What Type Of Magnesium To Take When?
Magnesium is great. Many people know that supplementing with Mg might be beneficial. However, the question is not just ‘what supplement is of high quality’? But also ‘what type of Mg is right for me?’. With this blog hope you will find the answer to this question.
Magnesium is the fourth most abundant mineral in your body.
It’s involved in over 300 metabolic reactions that are essential for human health, including energy production, blood pressure regulation, nerve signal transmission, and muscle contraction (1). Low levels are linked to a variety of illnesses, such as type 2 diabetes, heart disease, mood disorders, and migraines (2).
Although this mineral is present in many whole foods like green leafy vegetables, legumes, nuts, and seeds, up to two-thirds of people in the Western world don’t meet their magnesium needs with diet alone (3).
To boost intake, many people turn to supplements. However, as multiple varieties of supplemental magnesium exist, it can be difficult to know which one is most appropriate for your needs.
Each form of magnesium has its purpose—some share similar functions, others have totally unique ones. The action of a particular form of magnesium largely depends on the molecule it’s bound to (I’ll explain this more below).
This guide is meant to clear up the confusion and help you: a) understand the importance of magnesium and b) help you decide which magnesium supplement is best for you and your needs. I’m not going to get into every form (there are a LOT), but I will touch on eight of the main ones.
What Magnesium Does In The Body
Magnesium is the electrolyte gatekeeper of our cells—it lets potassium and calcium in to conduct electrical currents that are responsible for our heartbeat, the contraction and relaxation of muscles, nerve firing, neuroplasticity, ATP production, DNA repair, and so much more.
We also need magnesium for vitamin D to be converted to its active form, which serves so many critical functions in the body.
Without magnesium, vitamin D can’t do its job, and low vitamin D levels increase our risk for infection, broken bones, hormonal imbalances, and chronic disease.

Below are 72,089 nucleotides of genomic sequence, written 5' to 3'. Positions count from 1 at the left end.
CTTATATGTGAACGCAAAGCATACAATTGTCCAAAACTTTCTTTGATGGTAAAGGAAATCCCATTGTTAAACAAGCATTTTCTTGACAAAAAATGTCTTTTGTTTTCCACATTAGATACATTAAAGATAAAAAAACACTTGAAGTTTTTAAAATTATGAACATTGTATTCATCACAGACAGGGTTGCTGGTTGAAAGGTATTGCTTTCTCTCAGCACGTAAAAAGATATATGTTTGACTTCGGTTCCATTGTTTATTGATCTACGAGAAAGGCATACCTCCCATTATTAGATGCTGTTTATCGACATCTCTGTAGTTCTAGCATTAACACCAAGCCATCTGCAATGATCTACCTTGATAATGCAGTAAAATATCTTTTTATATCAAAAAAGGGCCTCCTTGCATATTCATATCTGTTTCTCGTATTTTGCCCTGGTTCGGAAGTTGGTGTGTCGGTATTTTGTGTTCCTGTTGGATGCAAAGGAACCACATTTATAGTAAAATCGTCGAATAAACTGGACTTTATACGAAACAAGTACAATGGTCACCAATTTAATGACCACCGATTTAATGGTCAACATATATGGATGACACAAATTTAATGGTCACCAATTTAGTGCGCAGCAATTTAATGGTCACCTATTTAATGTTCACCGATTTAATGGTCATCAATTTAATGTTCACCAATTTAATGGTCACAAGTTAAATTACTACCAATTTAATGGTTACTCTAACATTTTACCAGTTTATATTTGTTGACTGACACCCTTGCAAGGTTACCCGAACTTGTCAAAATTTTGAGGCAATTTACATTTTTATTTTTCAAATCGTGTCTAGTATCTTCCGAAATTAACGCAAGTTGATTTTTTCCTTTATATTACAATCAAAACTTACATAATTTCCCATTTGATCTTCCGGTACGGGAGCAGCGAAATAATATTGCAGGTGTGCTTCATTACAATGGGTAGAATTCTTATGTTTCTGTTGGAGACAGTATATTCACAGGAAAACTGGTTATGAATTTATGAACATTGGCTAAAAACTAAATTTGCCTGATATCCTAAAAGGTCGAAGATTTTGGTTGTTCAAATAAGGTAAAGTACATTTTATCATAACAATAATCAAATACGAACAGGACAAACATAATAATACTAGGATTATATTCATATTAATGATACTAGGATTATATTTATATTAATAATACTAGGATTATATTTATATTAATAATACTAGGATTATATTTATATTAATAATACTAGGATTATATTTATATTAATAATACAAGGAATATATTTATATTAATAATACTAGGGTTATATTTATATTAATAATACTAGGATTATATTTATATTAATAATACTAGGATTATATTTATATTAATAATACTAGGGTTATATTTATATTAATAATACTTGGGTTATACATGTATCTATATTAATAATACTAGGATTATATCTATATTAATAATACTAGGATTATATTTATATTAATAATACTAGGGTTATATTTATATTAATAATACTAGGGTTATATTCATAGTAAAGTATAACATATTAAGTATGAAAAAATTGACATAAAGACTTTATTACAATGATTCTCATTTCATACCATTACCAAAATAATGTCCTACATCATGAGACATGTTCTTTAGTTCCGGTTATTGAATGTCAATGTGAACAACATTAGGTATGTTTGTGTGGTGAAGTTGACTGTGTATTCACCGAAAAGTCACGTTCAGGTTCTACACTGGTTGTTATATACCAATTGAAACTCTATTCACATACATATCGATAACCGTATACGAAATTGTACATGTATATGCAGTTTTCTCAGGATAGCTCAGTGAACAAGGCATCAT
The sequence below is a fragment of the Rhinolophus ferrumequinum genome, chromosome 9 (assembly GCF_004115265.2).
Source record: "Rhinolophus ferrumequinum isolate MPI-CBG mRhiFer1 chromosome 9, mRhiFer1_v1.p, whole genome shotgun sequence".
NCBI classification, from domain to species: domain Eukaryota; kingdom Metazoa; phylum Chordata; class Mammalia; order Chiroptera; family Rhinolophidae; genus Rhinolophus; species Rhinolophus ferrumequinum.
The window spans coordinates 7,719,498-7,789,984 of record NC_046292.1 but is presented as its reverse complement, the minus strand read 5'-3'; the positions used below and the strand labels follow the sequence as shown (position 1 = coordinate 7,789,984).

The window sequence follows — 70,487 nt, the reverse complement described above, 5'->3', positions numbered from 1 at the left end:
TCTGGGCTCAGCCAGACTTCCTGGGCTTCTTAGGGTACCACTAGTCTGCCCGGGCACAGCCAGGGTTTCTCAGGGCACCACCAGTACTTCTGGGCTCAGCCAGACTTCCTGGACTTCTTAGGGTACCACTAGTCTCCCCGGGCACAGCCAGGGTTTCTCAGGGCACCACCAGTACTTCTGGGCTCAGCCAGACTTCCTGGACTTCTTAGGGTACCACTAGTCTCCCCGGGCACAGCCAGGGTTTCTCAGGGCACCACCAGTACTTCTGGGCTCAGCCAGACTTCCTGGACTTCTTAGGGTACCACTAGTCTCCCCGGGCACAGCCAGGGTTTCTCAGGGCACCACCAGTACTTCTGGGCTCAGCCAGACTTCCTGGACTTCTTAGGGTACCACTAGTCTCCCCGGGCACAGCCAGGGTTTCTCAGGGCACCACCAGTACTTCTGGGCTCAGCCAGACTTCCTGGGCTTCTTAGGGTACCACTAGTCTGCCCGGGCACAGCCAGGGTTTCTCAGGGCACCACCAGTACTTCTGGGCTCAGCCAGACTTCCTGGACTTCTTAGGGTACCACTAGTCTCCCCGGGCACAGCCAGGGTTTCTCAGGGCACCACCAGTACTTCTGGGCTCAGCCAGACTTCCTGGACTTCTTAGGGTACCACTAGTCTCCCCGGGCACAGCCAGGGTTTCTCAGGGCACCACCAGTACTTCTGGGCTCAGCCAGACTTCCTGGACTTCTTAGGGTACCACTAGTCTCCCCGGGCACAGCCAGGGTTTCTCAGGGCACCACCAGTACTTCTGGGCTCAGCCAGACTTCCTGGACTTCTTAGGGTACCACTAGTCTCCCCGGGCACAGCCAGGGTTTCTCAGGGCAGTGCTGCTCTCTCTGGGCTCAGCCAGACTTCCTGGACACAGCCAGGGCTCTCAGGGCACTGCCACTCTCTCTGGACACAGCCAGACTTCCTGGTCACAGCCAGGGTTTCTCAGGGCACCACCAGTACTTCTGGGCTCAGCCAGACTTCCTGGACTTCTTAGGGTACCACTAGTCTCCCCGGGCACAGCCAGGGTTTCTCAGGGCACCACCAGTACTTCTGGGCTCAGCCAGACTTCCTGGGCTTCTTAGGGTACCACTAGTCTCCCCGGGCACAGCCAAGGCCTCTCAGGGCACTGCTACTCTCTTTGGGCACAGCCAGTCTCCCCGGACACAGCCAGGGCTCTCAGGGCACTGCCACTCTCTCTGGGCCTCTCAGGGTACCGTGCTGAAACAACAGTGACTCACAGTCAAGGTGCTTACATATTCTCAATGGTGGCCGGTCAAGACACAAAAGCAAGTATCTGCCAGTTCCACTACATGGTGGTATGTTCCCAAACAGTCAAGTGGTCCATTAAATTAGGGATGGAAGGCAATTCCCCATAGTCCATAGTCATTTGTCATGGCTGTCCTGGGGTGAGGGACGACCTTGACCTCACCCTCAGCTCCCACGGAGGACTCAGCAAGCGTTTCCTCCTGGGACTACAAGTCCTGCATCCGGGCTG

Why Are We So Deficient In Magnesium?
The US Food and Nutrition Board recommends 420 mg of magnesium daily for men and 320 mg for women over 30 years old (4). Most people aren’t coming anywhere near these guidelines. Getting enough magnesium from food is tough!
What’s more, the RDA for magnesium hasn’t been updated in over 20 years. Current guidelines don’t account for all the new research that’s out there on everything it’s involved in.
Plus, stress, exercise, coffee, and a diet high in sugar and refined carbs deplete magnesium even further (5).
Anxiety, Headaches, Insomnia, High Blood Pressure, Constipation… or Magnesium Deficiency?
Life throws a lot at us (especially these days), and if we aren’t dealing with our stress, it can wind up causing a whirlwind of negative effects like inflammation and hormone and blood sugar imbalances. One of the more underestimated effects of chronic stress is how it depletes magnesium.
Magnesium helps modulate the stress response by calming the hypothalamus-pituitary-adrenal (HPA) axis, increasing GABA (the neurotransmitter that promotes calmness) (6), and inhibiting glutamate (the main excitatory neurotransmitter). In a low magnesium state, GABA and glutamate are out of balance, which shows up as anxiety, panic, depression, fatigue, migraines, and more...
Because magnesium has a calming effect on the body, stressful situations can feel more intense when we don’t have enough.
When we’re stressed, we deplete magnesium, and when we’re magnesium depleted, we get more stressed
— a vicious cycle that makes these symptoms a whole lot worse.